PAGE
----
Δευτέρα, 29 Μαρτίου 2010

My facebook friend Natasa Pavicevic visited Malia Palace

Natasas' impressions from Malia Palace








The second palace, the ruins of which we see today, was built about 1650 BCE and is similar to the old one. The second palace was destroyed around 1450 BCE, along with the other Minoan sites in Crete. The various functions of a palace - religious, political, economic - are all in evidence here. The first attempt to excavate the site was made in 1915 by Joseph Hadzidakis but the full excavation of the Palace and much of the surrounding town was conducted by the French Archaeological School under F. Chapouthier and are still continuing today. Like the other palaces Malia has a west court. The west wing of the Palace, which probably had two storeys, contained magazines, cult rooms and official apartments.




...The days and weeks following would have been like nightime all day. The dust that was in the atmosphere is believed to have created severe cold and although some did survive, it must have been extremely difficult. Dust was blown slowly south easterly by a north west wind. All of Asia Minor and Palestine was affected. The mainland of Greece was less affected. Fairly quickly after the eruption, the combined forces of the Achean Greeks - the Mycaneans attacked the island in force. There were very few left to even fight back. The Mycaneans took immediate control of Crete and a splendid civilisation died.

Malia




The palace of Malia, dating from the Middle Bronze Age, was destroyed by an earthquake during the Late Bronze Age;Knossos and other sites were also destroyed at that time. The palace was later rebuilt toward the end of the Late Bronze Age. Most of the ruins visible today date from this second period of construction. The palace features a giant central courtyard, 48m x 23m in size. On the south side are two sets of steps leading upwards and a maze of tiny rooms. Also here is a strange carved stone called a kernos stone, which looks like a millstone with a cup attached to the side of it. On the north side of the courtyard were storage rooms with giant earthenware pithos jars, up to two metres tall. These were used for holding grain, olive oil and other liquids; the floor of these rooms has a complex drainage system for carrying away spilled liquids. The palace of Malia was discovered in 1915 by Hadzidakis, a Greek archaeologist. It was fully excavated from 1922 onwards by the French School at Athens in collaboration with Greek scholars. Importantly, the palace was surrounded by a Minoan town which has only recently been uncovered. Excavation is ongoing. Important parts of the old and new excavations are covered by a series of large semi-transparent roofs, which protect them from the elements. In places tourists are allowed to wander among the ruins; in others, walkways allow passage above. There are rooms which have been identified as metal workshops, ceramic workshops and meeting rooms; there is also a large residential dwelling with on-suite bath, which is similar to a design at Phaistos, both taking advantage of expansive views.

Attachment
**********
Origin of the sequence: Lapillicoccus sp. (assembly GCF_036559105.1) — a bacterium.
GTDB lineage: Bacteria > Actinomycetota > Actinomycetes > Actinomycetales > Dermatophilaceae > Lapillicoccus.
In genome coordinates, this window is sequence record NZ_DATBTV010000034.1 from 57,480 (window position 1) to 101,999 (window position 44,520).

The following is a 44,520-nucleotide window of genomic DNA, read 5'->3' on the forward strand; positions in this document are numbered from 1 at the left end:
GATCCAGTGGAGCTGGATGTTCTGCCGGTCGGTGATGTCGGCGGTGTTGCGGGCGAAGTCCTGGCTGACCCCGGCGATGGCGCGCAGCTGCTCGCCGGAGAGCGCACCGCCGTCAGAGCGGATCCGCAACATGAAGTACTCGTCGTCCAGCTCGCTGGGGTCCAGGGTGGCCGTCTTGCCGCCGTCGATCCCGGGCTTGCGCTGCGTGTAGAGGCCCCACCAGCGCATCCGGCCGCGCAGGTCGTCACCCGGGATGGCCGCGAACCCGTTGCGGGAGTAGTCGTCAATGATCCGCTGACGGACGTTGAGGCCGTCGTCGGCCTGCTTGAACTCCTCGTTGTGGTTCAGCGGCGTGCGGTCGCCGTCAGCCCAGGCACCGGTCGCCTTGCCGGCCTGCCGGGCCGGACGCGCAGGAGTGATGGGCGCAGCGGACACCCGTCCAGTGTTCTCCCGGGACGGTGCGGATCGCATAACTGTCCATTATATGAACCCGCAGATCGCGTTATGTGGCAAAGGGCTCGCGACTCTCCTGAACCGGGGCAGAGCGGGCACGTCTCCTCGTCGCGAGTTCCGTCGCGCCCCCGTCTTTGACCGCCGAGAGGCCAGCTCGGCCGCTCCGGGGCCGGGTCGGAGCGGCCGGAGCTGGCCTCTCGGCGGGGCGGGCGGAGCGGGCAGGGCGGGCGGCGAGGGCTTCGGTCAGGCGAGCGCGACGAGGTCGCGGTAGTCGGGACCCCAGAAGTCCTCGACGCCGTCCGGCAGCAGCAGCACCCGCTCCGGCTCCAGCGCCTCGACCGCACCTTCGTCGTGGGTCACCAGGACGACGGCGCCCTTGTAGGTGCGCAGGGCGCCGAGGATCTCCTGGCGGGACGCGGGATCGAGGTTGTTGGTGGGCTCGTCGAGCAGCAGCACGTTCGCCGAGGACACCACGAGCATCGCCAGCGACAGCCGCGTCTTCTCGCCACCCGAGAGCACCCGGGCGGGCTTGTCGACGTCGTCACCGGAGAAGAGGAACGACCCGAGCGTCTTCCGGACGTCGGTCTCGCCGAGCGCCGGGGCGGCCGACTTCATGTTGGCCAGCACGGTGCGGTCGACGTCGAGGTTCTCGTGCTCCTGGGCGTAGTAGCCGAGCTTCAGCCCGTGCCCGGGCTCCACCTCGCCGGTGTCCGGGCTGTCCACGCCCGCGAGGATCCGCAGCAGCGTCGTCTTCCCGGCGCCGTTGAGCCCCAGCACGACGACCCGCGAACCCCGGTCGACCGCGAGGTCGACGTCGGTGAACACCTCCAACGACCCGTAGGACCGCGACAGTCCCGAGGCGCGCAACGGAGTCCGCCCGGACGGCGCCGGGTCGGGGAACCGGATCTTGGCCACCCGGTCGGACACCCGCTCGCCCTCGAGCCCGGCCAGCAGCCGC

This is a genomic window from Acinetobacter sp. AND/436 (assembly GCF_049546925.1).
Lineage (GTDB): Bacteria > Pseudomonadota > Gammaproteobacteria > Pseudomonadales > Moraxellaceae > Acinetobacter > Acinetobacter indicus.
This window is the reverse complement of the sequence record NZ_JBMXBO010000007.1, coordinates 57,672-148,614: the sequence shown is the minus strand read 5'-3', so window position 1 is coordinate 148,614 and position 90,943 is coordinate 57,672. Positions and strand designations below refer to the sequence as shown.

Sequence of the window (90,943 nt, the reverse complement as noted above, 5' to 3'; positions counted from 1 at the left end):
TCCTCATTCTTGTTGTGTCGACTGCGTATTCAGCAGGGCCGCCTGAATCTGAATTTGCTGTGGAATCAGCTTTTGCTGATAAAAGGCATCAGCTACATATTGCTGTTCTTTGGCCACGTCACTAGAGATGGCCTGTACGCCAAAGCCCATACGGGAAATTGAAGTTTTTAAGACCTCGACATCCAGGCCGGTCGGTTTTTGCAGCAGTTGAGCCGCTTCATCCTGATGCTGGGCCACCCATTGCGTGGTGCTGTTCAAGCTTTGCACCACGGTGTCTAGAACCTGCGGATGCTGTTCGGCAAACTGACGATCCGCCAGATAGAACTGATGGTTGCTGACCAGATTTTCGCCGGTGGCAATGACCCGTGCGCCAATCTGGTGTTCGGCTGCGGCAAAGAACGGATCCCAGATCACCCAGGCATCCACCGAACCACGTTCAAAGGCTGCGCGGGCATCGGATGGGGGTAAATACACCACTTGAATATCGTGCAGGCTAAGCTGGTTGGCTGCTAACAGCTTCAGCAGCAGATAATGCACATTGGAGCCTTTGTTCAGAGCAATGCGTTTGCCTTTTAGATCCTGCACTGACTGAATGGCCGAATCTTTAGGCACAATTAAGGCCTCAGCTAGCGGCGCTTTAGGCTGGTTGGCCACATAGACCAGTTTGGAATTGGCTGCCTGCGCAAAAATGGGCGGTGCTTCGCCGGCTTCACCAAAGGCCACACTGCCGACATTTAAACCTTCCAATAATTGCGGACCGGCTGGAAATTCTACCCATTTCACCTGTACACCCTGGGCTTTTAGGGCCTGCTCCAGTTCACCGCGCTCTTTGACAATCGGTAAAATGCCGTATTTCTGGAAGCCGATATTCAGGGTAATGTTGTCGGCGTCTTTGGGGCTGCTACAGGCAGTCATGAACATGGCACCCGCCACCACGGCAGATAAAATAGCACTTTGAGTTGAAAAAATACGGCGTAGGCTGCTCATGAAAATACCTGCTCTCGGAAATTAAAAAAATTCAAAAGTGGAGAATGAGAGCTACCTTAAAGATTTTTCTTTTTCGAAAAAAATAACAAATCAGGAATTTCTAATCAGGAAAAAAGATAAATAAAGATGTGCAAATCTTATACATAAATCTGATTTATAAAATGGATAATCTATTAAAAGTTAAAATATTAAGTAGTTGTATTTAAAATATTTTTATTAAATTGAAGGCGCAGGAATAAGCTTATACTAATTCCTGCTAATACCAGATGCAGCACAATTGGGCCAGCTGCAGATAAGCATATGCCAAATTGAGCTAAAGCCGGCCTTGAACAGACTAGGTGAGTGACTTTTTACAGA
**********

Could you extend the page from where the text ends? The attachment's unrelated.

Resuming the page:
Malia or Mallia is a coastal town and a municipality on the island of Crete, in Greece, 34km east of Heraklion, the Cretan capital city. The town (pop. 3,722 in 2001) is the seat of the Municipality of Mália (pop. 6,212), located in the northeast corner of Heraklion Prefecture. The municipality also includes the villages of Mochos (1,155), Krassi (348), and Stalis (987), and has a total land area of 60.720 km². The town is a tourist attraction, primarily for its significant archaeological site and nightlife. The Minoan town ruins lie three km east of the site and cover an area of approximately 1 km². The original name for the town is not known, but it is said that Emperor Pannos had called it Aegean Sky as early as 69 BC













To the south of the Loggia is the grand staircase. which originally led to a first floor room. To the left of the grand staircase, steps led south into the corridor which led to the Main Hall, an area used for religious purposes, which stood exactly opposite the Central Court altar. Again the Malia palace follows the traditional design of the palaces, since at Knossos the west side of the central court contained buildings with a religious function, including a tripartite shrine.

Pillar crypt from SE corner. The pillar crypt is entered from the Main Hall, and two large pillars can still be seen in the rooom, one of which has the engraving of a double axe on it. Pillar crypts exist in other palaces and in other buildings as well and their use is assumed to be religious. This view has been challenged but in many of the pillar crypts the room is far too small to need a central pillar to support the roof. An alternative explanation therefore has to be sought for the existence of these pillars in so many Minoan buildings. To the west of this area ran a long corridor, onto which opened a large number of magazines or storerooms. Once again the traditional design of the Minoan Palace is maintained.





The south wing of the Palace actually had an independent apartment which was entered from outside the palace, to the south. Within the apartment there was a small shrine room with a bench and various ritual objects were found here. In common with the Palace of Zakros, the south wing of the Malia palace had various workrooms on the ground floor. Between this wing and the east wing was the south-east entrance to the palace, a passage which led directly into the Central Court. Outside the south-west corner of the palace, there are two rows of four large pits, each of which contained a central pillar. In each row, the pits are so close that they touch each other.





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